I finally got around to test driving NDepend today, and I must say it's pretty slick. I'm sure there is a ton more stuff it can do than what I've found so far, but here is a quick synopsis...
Starting it up is easy, simply start a new project or select "Analyze a set of .NET assemblies". Once that is done, however, the main screen can be a bit overwhelming. (TIP: Watch the videos on the NDepend site http://www.ndepend.com/GettingStarted.aspx) However, if you want to dive right in, hopefully this will help. Actually, it's pretty cool.
To get started, fire up VisualNDepend.exe. When you create a new project, there is an option to Add Assemblies of a Visual Studio Solution.
This will load all of your application assemblies on the left and your dependent assemblies on the right (including the requisite system assemblies).
The analysis tab allows for setting up some project options (probably could be call Project Options, but it's just semantics). The cool stuff here is if you run NCover like I do, you can specify the coverage file so you get it all in the analysis.
Once setup, click "Run Analysis". This loads up a web page with the summary, but also gets you to the screen shown here (admittedly hard to read):
Here's the key for me. Focus on the CQL section at the bottom (highlighted in the red box). This is a list of queries for your code. The out of the box groups are:
- Code Quality (14 sub queries)
- Design (17 sub queries)
- Unused Code / Dead Code (3 sub queries)
- Encapsulation (16 sub queries)
- Diff / Changes/ Evolution (44 sub queries)
- Test Coverage (29 sub queries)
- Purity / Immutability / Side-Effects (6 sub queries)
- Naming Conventions (13 sub queries)
- Statistics (12 sub queries)
- Samples of Custom Constraints (20 sub queries)
- Constraints extracted from Source Code (0 sub queries)
When you select one of the queries, you get detailed information about your code base. Here I clicked on the "Name Too Long" query, and it determined that my test names are too long. In the Metrics Matrix Window (top right) you get color coding of the code base for hits on that particular rule. Interesting graphic, but not that useful by itself, until you double click on the blue. It then loads up your code in Visual Studio! (I would prefer it to load my solution as well, but maybe that's a setting I haven't tweaked yet). Same goes for the list on the left referred to as the Code Tree window). Single clicking on the method name gives you additional information in the Info Viewer window just below the code tree.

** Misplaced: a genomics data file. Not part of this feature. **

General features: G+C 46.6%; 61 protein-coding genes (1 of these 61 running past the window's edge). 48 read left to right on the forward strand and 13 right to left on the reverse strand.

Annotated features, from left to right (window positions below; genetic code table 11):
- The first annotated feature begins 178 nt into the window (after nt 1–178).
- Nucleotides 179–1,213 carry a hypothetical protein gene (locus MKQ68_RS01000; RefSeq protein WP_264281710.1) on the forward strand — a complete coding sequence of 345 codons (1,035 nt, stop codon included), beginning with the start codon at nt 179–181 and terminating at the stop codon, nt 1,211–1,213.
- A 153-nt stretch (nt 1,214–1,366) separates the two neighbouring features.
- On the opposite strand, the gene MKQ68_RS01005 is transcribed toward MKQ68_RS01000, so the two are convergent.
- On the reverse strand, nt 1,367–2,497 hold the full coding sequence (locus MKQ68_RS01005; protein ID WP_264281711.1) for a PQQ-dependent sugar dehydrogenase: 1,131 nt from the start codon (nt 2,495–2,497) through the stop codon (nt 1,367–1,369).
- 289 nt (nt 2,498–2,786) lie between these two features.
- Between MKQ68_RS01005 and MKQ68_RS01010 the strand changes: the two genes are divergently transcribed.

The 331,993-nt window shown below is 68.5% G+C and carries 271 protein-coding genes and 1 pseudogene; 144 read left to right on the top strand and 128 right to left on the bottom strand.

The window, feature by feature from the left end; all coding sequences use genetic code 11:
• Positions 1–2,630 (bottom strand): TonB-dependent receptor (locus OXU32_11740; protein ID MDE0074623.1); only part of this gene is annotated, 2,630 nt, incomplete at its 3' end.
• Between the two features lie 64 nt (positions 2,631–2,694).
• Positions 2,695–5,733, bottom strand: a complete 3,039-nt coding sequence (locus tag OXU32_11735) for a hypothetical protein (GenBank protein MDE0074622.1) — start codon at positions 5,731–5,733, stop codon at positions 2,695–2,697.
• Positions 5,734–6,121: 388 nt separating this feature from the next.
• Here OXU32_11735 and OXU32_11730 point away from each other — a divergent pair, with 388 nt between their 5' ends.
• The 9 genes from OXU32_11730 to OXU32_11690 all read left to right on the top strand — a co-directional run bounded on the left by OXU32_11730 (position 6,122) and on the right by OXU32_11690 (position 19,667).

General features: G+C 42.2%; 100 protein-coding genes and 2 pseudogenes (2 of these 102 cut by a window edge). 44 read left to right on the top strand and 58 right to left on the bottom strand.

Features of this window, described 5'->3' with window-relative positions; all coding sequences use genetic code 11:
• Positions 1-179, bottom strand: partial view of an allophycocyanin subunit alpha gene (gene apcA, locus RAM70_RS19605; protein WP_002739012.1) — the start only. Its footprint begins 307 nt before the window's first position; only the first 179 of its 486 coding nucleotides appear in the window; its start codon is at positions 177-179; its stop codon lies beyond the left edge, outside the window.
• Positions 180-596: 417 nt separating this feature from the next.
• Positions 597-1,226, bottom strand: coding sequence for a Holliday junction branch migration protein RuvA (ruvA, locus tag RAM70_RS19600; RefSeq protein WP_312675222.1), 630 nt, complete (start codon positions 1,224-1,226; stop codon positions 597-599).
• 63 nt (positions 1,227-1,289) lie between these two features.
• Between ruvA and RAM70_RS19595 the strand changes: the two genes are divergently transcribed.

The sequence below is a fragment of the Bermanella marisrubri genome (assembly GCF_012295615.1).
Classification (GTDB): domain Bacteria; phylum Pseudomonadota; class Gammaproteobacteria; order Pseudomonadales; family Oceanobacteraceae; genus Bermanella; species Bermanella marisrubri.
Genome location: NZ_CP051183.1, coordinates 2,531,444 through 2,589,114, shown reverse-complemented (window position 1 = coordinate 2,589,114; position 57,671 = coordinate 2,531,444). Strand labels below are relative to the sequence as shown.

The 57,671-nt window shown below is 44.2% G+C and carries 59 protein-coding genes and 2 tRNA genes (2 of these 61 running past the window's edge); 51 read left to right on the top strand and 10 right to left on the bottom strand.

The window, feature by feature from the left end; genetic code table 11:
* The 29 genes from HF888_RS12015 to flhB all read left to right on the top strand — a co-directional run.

As I was clicking around, I saw that several of their default rules don't match our coding standards (e.g. the "m_" prefix rule). Fortunately, the rules are cake-easy to edit and modify for your organizations standards. Rules can be disabled and additional rules can be added as well.
So, the question I have to ask, and you should be asking yourself, is "Do I have time to code review all of the code that I should be code reviewing?". If your schedule is like mine, than the answer is "Absolutely not." If your answer is "Yes", then I have to ask "How do you find the time?" and "Couldn't you be doing something more productive?"
Bottom line (for me) is this. NDepend will help find those sections of code that need a code review so you don't have to waste time sifting through your entire codebase to do code reviews, or (worse) throwing darts at the wall to decide.
If you value your time and your code quality, get a copy, and start using it. Does it do more than this? I'm sure it does. But does it need to?